Next Orr links oil to urban sprawl by stating that cheap automobiles have made it easier for people to move further away from the city and into suburbs that are usually built on land that was once either open or farmed. Suburbs also increase gas consumption because they are further out from the city and there is often little public transportation that goes into the city. Cars must travel many miles every day to get to their destination. This causes the need for more oil and perpetuates the cycle. Orr’s point is highly valid. Cars combined with low interest rates have made the cancer that is urban sprawl spread rapidly throughout the country side.

            Orr’s next qualm with oil is that it has devalued craftsmanship and hard work. Oil, Orr explains, has made it possible to mass produce items that were once individually made. Oil has taken the individuality out of goods and has taken most of the sweat out of producing goods. Consequently, once skilled craftsman are now unskilled laborers. Their art and individuality of their goods are lost. This argument is not as strong as others because Orr fails to recognize that it still takes hard work to mass produce goods and mass production is another reason why Earth can support its enormous population.

            Orr’s final problem with oil is that people use it recklessly with no regard for the long term consequences. For instance, automobiles pump harmful gases into the atmosphere that accelerate global warming and ozone layer depletion. There are millions of cars on the road that emit these gases and the people driving them do not think about the consequences. Orr is correct in the assessment it is obvious that automobiles are everywhere and so is smog. This Orr’s most factual argument.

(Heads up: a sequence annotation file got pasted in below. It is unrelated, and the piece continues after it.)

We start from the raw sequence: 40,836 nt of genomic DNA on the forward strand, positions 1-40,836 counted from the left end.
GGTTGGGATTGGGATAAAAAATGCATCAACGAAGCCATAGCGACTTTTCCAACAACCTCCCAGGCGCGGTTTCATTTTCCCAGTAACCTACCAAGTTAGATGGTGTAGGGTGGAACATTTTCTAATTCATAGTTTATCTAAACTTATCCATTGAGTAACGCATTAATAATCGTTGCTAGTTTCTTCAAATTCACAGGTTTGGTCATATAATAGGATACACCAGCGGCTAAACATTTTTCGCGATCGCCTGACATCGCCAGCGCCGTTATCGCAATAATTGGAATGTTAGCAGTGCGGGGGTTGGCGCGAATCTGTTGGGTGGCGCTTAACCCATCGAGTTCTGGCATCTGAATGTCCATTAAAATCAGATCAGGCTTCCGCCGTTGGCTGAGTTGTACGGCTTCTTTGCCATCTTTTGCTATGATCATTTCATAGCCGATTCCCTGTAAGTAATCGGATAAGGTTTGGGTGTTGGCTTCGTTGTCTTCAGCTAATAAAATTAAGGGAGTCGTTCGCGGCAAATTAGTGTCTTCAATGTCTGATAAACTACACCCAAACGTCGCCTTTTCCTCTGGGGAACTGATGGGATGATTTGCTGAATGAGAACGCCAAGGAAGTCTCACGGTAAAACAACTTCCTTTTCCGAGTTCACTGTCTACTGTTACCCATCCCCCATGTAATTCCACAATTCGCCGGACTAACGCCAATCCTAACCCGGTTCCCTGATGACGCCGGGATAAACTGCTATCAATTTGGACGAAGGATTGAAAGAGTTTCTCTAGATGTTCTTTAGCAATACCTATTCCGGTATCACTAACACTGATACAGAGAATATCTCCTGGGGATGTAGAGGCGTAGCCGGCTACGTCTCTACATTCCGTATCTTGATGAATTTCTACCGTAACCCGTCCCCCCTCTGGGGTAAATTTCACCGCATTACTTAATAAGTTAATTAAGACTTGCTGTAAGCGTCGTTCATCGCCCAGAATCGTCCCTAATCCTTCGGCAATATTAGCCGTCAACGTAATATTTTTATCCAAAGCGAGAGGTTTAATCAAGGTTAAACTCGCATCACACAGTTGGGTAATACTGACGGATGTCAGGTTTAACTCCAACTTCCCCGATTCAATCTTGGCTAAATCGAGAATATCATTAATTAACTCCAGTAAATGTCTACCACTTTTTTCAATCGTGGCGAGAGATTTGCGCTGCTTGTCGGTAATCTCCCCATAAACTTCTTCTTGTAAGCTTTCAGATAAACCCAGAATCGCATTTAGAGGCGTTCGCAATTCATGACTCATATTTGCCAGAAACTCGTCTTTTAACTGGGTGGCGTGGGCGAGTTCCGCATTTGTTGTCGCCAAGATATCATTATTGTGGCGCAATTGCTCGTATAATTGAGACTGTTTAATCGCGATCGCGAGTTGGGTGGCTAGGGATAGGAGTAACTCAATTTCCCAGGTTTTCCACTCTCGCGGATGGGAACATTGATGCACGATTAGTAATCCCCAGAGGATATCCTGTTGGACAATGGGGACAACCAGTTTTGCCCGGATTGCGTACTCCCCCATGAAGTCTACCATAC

The essay is concluded with Orr contrasting water’s effects on mankind and calling his audience[N9]  to petition for water education in schools. Orr believes that water can make people smarter by challenging them to find ways to conserve and purify it. Water is the most important resource to humans because without it life would not be possible. To embrace water is to embrace life and all that is natural. To Orr water is mankind’s hope against destruction and he believes that schools should start teaching about water from “K-Phd.” Teaching children about water will cause them to have a greater respect for the natural world. If water education is taught throughout the ranks of education then the respect for the natural will never be lost.[N10] 

            I enjoyed reading Orr’s essay. It made me think of a simple and more pleasant world. I wish that I could turn back time and have mankind to choose a cleaner burning and renewable fuel source. Unfortunately, mankind cannot undo what has already been done. Oil and its subsequent technologies are going to be an intricate part of civilization for a long time. Orr would have been better off to advocate more responsible use of oil. Telling the reader why oil is wrong and advocating water education does not do anything to solve the immediate problem. His essay does, however, cause the audience to think about the state of the human race and the environment. Hopefully the two can coexist in the future.[N11] 


 [N1]Took out extra words to make the transition more consice

 [N2]inserted a better verb

 [N3]Moved sentence to before the examples

 [N4]less words and a better point

 [N5]Talked about structure and shortend intro.

 [N6]Deleted and talked solely about the body of the essay

 [N7]Deleted because they added little

 [N8]combined two sentences

 [N9]changed to a more professional sounding noun

 [N10]added coments about water

 [N11]Completly changed the last paragraph